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I am running R v2.14.1 on Ubuntu. I am writing a script that will generate a data frame, which represents a table of results.

I would like to output this 'table' as a .tex file so that I can create an 'academic publication' quality table, for printing. I have heard of Sweave (and read some overview docs about Sweave) - so I think this is the way to proceeed. However having said that I have not actually seen an example where Sweave outputs a dataframe as a tex file - all of the Sweave examples I have seen so far, seem contrived and not something that I can build upon.

Are there some guidelines I can follow, to output tex from a dataframe? Also, will it be simpler (more straight forward), if I built the TeX string directly from my R script and saved the string to file? (It is not clear to me, what Sweave offers over and above manually building the TeX string 'manually').

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also check out knitr. It is under active development and has more flexibility than Sweave. – Xu Wang Feb 15 '12 at 0:43
up vote 13 down vote accepted

The xtable package has some examples of how to generate tables - see vignette. When you're writing a chunk, make sure you set the chunk to <<results=tex>>. See Sweave example, for instance, this.

This is how I would output a data.frame.


And the raw result would looks something like this:

> xtable(
% latex table generated in R 2.14.1 by xtable 1.6-0 package
% Tue Feb 14 10:03:03 2012
 & p & q & r \\ 
1 & condition\_a & grp\_1 &   3 \\ 
  2 & condition\_a & grp\_1 &   3 \\ 
  3 & condition\_a & grp\_1 &   4 \\ 
  4 & condition\_a & grp\_1 &   1 \\ 
  5 & condition\_b & grp\_1 &   4 \\ 
  6 & condition\_b & grp\_1 &   3 \\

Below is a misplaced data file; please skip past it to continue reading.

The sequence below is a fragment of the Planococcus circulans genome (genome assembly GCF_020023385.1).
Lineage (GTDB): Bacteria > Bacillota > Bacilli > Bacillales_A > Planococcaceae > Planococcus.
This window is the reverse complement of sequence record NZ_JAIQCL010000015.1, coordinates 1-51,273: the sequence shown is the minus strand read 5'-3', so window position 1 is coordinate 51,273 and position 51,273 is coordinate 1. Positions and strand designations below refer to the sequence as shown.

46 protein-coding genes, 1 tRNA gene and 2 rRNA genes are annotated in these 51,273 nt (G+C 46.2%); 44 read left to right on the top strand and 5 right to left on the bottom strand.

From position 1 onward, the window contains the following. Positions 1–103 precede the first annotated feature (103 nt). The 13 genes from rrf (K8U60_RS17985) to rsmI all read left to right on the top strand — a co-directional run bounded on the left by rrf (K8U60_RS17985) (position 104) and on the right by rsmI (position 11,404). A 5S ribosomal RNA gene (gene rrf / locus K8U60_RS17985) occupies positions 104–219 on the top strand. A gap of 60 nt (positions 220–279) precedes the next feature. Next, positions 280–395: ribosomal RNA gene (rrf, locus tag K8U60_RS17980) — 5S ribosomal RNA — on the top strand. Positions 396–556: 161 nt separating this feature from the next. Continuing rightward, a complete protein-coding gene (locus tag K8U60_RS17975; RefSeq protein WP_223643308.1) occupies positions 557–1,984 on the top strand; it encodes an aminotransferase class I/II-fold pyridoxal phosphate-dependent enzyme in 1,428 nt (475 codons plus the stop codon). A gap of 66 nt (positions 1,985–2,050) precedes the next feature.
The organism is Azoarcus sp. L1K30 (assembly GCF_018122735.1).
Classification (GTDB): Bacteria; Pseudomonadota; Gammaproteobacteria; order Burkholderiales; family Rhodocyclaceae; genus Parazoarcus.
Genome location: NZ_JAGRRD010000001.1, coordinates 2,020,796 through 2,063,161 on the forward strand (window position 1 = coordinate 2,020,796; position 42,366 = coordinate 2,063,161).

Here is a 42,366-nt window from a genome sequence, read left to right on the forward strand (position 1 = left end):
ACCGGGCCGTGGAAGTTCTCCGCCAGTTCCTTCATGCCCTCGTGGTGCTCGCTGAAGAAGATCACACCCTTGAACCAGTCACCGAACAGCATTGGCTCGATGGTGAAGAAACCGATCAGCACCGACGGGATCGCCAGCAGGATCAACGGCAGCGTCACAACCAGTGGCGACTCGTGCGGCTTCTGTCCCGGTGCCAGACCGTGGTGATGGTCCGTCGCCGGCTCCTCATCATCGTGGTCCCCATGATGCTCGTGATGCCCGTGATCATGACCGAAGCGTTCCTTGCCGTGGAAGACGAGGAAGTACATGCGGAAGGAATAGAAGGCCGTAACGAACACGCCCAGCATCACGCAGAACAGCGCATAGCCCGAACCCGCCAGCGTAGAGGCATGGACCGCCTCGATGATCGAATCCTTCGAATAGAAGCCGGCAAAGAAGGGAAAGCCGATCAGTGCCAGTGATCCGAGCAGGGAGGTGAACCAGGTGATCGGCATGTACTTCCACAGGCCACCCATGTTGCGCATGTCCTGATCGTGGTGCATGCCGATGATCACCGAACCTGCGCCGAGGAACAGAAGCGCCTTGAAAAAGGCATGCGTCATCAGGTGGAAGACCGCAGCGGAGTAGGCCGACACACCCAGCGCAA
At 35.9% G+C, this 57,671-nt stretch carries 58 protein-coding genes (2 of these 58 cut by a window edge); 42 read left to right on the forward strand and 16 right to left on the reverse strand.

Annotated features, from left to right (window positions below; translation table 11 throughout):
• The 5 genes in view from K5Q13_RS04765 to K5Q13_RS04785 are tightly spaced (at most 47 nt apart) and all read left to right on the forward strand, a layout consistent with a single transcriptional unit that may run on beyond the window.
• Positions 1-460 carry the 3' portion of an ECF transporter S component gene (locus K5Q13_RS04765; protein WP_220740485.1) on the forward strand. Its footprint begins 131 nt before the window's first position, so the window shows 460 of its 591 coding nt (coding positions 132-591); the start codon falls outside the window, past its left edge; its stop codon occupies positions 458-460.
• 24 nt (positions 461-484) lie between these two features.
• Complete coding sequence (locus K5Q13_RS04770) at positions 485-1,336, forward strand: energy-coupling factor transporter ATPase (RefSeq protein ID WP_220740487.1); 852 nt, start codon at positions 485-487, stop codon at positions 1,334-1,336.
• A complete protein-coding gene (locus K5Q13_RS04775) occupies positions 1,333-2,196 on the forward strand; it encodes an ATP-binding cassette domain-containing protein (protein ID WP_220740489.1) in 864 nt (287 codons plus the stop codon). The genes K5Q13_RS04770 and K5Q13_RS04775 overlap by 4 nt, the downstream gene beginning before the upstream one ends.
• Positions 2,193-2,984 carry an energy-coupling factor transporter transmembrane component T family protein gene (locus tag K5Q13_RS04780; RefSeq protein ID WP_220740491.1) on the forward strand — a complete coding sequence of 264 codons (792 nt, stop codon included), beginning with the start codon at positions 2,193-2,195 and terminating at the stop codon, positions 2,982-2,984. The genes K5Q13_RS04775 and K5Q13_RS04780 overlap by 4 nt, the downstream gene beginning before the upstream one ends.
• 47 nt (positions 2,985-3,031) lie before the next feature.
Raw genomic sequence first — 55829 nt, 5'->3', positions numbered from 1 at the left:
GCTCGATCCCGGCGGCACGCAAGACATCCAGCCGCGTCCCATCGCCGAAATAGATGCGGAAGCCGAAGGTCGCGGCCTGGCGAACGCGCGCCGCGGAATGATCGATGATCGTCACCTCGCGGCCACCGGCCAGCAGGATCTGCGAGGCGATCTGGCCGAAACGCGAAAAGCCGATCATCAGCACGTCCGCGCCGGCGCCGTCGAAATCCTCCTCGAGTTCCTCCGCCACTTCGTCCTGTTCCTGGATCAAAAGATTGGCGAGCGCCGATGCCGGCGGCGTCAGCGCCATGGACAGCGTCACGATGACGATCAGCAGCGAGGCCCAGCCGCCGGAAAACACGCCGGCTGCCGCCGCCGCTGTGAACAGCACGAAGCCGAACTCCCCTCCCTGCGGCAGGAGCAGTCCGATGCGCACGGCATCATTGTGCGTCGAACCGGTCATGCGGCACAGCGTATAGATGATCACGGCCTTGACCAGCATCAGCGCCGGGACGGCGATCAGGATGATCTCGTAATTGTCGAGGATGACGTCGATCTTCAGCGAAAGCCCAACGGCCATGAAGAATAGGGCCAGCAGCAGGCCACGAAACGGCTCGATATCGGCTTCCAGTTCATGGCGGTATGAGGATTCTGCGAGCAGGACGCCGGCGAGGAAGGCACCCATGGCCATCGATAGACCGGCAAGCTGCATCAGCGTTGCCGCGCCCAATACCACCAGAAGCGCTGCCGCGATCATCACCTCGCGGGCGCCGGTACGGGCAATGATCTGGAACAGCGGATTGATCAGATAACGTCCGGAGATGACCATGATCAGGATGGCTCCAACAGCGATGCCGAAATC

7 & condition\_b & grp\_1 &   5 \\ 
  8 & condition\_b & grp\_1 &   5 \\ 
  9 & condition\_a & grp\_2 &   4 \\ 
  10 & condition\_a & grp\_2 &   1 \\ 
  11 & condition\_a & grp\_2 &   1 \\ 
  12 & condition\_a & grp\_2 &   1 \\ 
  13 & condition\_b & grp\_2 &   5 \\ 
  14 & condition\_b & grp\_2 &   1 \\ 
  15 & condition\_b & grp\_2 &   5 \\ 
  16 & condition\_b & grp\_2 &   2 \\ 
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I often use the latex and describe functions from the Hmisc package, which allow a lot of fine-tuning.

d <- data.frame(a=LETTERS[1:5], x=rnorm(5))
latex(d, file="")            # If you want all the data
latex(describe(d), file="")  # If you just want a summary
share|improve this answer
+1 for interesting approach. I'll be sure to try that too at some stage. – Homunculus Reticulli Feb 14 '12 at 17:32

Personally, I like manage all my code from within R rather than an Rnw file when I'm outputting summary tables and not writing a report, by using cat() and sink() this allows you to work from within the current environment rather than forcing everything to be loaded and reloaded everytime you need to rerun the document. Also, it makes it a bit easier to use R to "duplicate", "paste" or "loop" through large amounts of data or lists of data. Should be noted though, that this somewhat breaks the idea of reproducible research.

Here's an example of what I would put in an R file (remembering, of course that \ needs to be escaped \:

dat <- list()
for(i in 1:15) {
  dat[[i]] <- sample(c("A","B"),1000,replace=TRUE) # Dummy data



# Print a lot of tables


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  1. Generating a random (uniformly distributed) 4 by 4 table of nonnegative integers having specified row and column sums. Sums for rows should be 220, 215, 93, 64, sums for cols should be 108, 286, 71, 127. Use MH to get 1000000 samples. Based on these samples, calculate the distribution of the number at first row and first column (call it x[1,1]). Calculate P(x[1,1]<100), P(x[1,1]>39), P(x[1,1] is even number), P(x[1,1]102), P(A0.5>10), P(A/(x[1,1]+2)
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